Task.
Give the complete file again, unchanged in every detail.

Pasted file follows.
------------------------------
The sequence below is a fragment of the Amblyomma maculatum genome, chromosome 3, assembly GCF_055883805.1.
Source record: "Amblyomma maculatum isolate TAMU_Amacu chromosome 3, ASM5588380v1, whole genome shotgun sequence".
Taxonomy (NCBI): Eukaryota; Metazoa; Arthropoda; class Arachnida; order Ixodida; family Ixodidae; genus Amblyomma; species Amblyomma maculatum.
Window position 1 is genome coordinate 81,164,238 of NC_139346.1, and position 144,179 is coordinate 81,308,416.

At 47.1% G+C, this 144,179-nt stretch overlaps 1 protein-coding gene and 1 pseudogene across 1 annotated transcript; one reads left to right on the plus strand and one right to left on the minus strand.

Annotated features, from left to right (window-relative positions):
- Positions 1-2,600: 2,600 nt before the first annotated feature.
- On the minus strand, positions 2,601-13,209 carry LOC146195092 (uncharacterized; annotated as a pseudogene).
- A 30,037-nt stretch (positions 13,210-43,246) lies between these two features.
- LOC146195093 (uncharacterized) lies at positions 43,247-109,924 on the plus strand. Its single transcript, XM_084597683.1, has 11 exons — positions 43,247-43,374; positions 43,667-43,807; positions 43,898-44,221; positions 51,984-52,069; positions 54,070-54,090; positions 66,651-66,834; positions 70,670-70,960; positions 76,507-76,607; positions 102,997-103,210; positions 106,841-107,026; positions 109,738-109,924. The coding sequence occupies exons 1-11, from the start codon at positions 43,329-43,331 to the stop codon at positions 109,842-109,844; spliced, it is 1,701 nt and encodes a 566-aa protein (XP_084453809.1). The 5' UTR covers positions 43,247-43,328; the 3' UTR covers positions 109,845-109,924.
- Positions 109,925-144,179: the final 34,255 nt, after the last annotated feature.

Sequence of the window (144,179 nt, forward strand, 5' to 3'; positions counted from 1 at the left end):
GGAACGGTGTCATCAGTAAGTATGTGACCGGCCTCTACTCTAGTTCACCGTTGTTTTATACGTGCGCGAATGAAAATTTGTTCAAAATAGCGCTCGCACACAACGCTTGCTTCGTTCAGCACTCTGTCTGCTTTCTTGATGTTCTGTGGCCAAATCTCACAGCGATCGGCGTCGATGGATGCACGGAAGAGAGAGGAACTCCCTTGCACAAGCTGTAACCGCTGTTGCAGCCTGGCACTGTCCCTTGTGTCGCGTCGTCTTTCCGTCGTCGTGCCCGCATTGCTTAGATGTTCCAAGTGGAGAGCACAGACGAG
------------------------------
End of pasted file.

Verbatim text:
The sequence below is a fragment of the Amblyomma maculatum genome, chromosome 3, assembly GCF_055883805.1.
Source record: "Amblyomma maculatum isolate TAMU_Amacu chromosome 3, ASM5588380v1, whole genome shotgun sequence".
Taxonomy (NCBI): Eukaryota; Metazoa; Arthropoda; class Arachnida; order Ixodida; family Ixodidae; genus Amblyomma; species Amblyomma maculatum.
Window position 1 is genome coordinate 81,164,238 of NC_139346.1, and position 144,179 is coordinate 81,308,416.

At 47.1% G+C, this 144,179-nt stretch overlaps 1 protein-coding gene and 1 pseudogene across 1 annotated transcript; one reads left to right on the plus strand and one right to left on the minus strand.

Annotated features, from left to right (window-relative positions):
- Positions 1-2,600: 2,600 nt before the first annotated feature.
- On the minus strand, positions 2,601-13,209 carry LOC146195092 (uncharacterized; annotated as a pseudogene).
- A 30,037-nt stretch (positions 13,210-43,246) lies between these two features.
- LOC146195093 (uncharacterized) lies at positions 43,247-109,924 on the plus strand. Its single transcript, XM_084597683.1, has 11 exons — positions 43,247-43,374; positions 43,667-43,807; positions 43,898-44,221; positions 51,984-52,069; positions 54,070-54,090; positions 66,651-66,834; positions 70,670-70,960; positions 76,507-76,607; positions 102,997-103,210; positions 106,841-107,026; positions 109,738-109,924. The coding sequence occupies exons 1-11, from the start codon at positions 43,329-43,331 to the stop codon at positions 109,842-109,844; spliced, it is 1,701 nt and encodes a 566-aa protein (XP_084453809.1). The 5' UTR covers positions 43,247-43,328; the 3' UTR covers positions 109,845-109,924.
- Positions 109,925-144,179: the final 34,255 nt, after the last annotated feature.

Sequence of the window (144,179 nt, forward strand, 5' to 3'; positions counted from 1 at the left end):
GGAACGGTGTCATCAGTAAGTATGTGACCGGCCTCTACTCTAGTTCACCGTTGTTTTATACGTGCGCGAATGAAAATTTGTTCAAAATAGCGCTCGCACACAACGCTTGCTTCGTTCAGCACTCTGTCTGCTTTCTTGATGTTCTGTGGCCAAATCTCACAGCGATCGGCGTCGATGGATGCACGGAAGAGAGAGGAACTCCCTTGCACAAGCTGTAACCGCTGTTGCAGCCTGGCACTGTCCCTTGTGTCGCGTCGTCTTTCCGTCGTCGTGCCCGCATTGCTTAGATGTTCCAAGTGGAGAGCACAGACGAG